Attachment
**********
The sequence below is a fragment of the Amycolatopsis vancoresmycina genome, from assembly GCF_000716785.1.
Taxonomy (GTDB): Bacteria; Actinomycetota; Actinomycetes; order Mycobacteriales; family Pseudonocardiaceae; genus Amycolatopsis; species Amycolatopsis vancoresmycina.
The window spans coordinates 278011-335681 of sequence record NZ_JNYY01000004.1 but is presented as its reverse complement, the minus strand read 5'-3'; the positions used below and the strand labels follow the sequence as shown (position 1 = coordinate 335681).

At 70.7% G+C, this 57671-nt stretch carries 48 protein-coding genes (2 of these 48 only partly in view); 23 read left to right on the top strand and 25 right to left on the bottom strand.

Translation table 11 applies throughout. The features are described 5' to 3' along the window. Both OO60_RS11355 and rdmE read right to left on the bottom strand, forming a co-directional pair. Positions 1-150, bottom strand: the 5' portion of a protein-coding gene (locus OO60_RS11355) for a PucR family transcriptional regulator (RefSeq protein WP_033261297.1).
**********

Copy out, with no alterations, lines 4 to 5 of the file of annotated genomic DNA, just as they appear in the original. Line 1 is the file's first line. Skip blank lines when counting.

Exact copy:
At 70.7% G+C, this 57671-nt stretch carries 48 protein-coding genes (2 of these 48 only partly in view); 23 read left to right on the top strand and 25 right to left on the bottom strand.

Translation table 11 applies throughout. The features are described 5' to 3' along the window. Both OO60_RS11355 and rdmE read right to left on the bottom strand, forming a co-directional pair. Positions 1-150, bottom strand: the 5' portion of a protein-coding gene (locus OO60_RS11355) for a PucR family transcriptional regulator (RefSeq protein WP_033261297.1).